su -l
    echo $PATH

  4. #4
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    Smile Re: Terminal Path Command - echo $PATH - What Do You Know About Your PATH?

    Yet another way to use sudo.

    Code:
    sudo -i fdisk -l
    It is not clear to me why -i or -s would allow this command to work. Could you expand on this ken_yap? And thanks so much for your input here.

    and

    please_try_again, I was thinking the explanation of the difference between su & su -l was at least one of the reasons you were here? Right?

    Thank You,
    My Blog: https://forums.opensuse.org/blogs/jdmcdaniel3/

    Software efficiency halves every 18 months, thus compensating for Moore's Law

    Its James again from Austin, Texas

  5. #5
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    Default Re: Terminal Path Command - echo $PATH - What Do You Know About Your PATH?

    It reads the login files of the target user (in this case root).

  6. #6
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    Default Re: Terminal Path Command - echo $PATH - What Do You Know About Your PATH?

    The command 'sudo' has not much in common with 'su'.

    Quote Originally Posted by man sudo
    sudo allows a permitted user to execute a command as the superuser or another
    user, as specified in the sudoers file.

  7. #7
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    Default Re: Terminal Path Command - echo $PATH - What Do You Know About YourPATH?

    jdmcdaniel3 wrote:
    > I was thinking the explanation of the difference
    > between su & su -l was at least one of the reasons you were here?


    su is short for substitute user, some say switch user (but it is *not*
    for "super user")..

    remember, Linux roots are in Unix and it is born a multi-user
    system...think Big Iron...a main frame in the corporation basement or
    college administration building, and 1000 users scattered all
    over....and one (or a hand full of) system administrators or
    superusers or root(s)..

    one day an administrator might get a note from Tim in Personnel that
    his account is messed up and he gives instructions on how to see the
    mess..that super user might then wanna see exactly what Tim sees and
    at a terminal type:

    Code:
    su Tim
    and, poof that Administrator _is_ (as far as the machine knows) Tim!!

    think switch user when you use su, that is all it is...it is NOT a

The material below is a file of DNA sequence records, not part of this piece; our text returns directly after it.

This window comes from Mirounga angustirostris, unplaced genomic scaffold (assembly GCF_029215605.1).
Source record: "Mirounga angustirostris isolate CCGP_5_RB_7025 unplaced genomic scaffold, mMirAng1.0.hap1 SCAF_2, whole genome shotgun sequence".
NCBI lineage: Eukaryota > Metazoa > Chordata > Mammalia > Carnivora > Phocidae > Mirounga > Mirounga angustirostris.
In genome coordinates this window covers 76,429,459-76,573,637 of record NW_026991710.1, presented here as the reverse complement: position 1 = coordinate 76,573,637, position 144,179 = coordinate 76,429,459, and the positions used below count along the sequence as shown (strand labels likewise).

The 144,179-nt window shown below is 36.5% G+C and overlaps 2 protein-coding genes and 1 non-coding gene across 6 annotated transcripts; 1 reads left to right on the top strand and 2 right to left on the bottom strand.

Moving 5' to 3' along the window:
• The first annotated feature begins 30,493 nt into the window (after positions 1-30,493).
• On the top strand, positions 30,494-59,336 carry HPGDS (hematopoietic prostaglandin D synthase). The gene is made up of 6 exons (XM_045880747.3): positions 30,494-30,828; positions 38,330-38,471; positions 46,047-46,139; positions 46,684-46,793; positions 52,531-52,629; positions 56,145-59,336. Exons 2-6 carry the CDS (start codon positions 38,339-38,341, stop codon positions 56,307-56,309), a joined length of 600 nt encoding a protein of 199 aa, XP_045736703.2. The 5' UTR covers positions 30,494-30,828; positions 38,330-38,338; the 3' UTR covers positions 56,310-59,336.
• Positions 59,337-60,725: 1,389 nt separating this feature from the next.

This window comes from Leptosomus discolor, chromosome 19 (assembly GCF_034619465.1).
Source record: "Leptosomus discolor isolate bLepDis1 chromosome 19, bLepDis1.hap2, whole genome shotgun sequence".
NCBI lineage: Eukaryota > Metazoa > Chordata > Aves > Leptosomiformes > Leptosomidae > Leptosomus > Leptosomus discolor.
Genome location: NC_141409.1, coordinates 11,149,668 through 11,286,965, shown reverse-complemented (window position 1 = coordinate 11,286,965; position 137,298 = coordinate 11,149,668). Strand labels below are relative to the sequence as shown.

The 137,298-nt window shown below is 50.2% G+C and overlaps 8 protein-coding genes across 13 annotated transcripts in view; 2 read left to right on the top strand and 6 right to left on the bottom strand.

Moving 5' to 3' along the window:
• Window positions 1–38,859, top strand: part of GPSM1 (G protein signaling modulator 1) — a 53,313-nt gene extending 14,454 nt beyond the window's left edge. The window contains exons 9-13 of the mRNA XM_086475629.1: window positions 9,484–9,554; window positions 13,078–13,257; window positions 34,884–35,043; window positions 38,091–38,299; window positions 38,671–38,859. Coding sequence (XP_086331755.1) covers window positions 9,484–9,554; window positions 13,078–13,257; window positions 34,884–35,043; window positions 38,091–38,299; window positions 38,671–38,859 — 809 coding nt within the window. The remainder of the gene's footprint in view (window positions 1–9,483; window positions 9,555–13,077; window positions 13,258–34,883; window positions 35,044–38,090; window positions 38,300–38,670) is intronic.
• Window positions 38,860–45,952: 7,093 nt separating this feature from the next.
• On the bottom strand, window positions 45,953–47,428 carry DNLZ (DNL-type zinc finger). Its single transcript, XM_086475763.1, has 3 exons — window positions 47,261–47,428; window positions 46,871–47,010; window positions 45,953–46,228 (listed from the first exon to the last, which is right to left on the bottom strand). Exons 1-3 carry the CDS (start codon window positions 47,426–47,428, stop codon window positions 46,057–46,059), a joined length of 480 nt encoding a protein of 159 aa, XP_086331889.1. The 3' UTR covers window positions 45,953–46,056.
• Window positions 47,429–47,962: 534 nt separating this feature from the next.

become Super User command...

    *except*, the default behavior for su alone is to ASSUME the typing
    person wants to be root..

    the 'real' way to become root is

    Code:
    su root
    try it!

    *however*, when you do JUST that, with no options stated, then you
    keep YOUR environment (including path)....that is if i am signed in as
    me and "su root" i will remain in my home directory and the path will
    remain my path...NOT root's path..

    to fully switch to root AND root's environment it is necessary to
    change the shell by using an option see "man su"...all three of these
    options are synonyms for each other and will result in that change:

    Code:
    su --login root
    su -l root
    su -
    entering any of those and i am magically transported to roots home
    with root's full environment..

    ok so far?

    now, Ken has already told you that sbin is not in the users path, so
    that is why you can't see them if you have only used su to become
    root, but keep your on path..

    sudo is different, (remember the mainframe) it is designed to allow
    the Admin(s) to give some certain LIMITED ability to do some things
    that normally only a system admin can do...see

    [CODE]
    man sudo
    [CODE]

    --
    DenverD
    When it comes to chocolate, resistance is futile.
    CAVEAT: http://is.gd/bpoMD [posted via NNTP w/openSUSE 10.3]

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    Default Re: Terminal Path Command - echo $PATH - What Do You Know About YourPATH?

    Let me put something straight in your line of thinking: there is only one root, no certain types of root. As you may have found by reading the above, it depends on the way you invoke root access.

    'su' is not restricted to root. Suppose you have 2 users, james and semaj, you're logged in as james, but want to edit a file with the other user's credentials:
    Code:
    james@machine:~>su - semaj
    Password: semajspasswordhere
    semaj@machine:>vi somefile
    If no user argument is given, root is the default.

    On a login the user's environment variables are read, they contain the PATH.
    ° Appreciate my reply? Click the star and let me know why.

    ° Perfection is not gonna happen. No way.

    https://en.opensuse.org/openSUSE:Board#Members
    http://en.opensuse.org/User:Knurpht
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  9. #9

    Default Re: Terminal Path Command - echo $PATH - What Do You Know About YourPATH?

    Quote Originally Posted by Knurpht View Post
    Suppose you have 2 users, james and semaj
    @Knurpht, you're not just writing in English, German, French and Dutch. Now you're writing in verlan as well.
    Verlan - Wikipedia, the free encyclopedia

  10. #10
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    Default Re: Terminal Path Command - echo $PATH - What Do You Know About YourPATH?

    If you are confused on who you are you can do a whoami command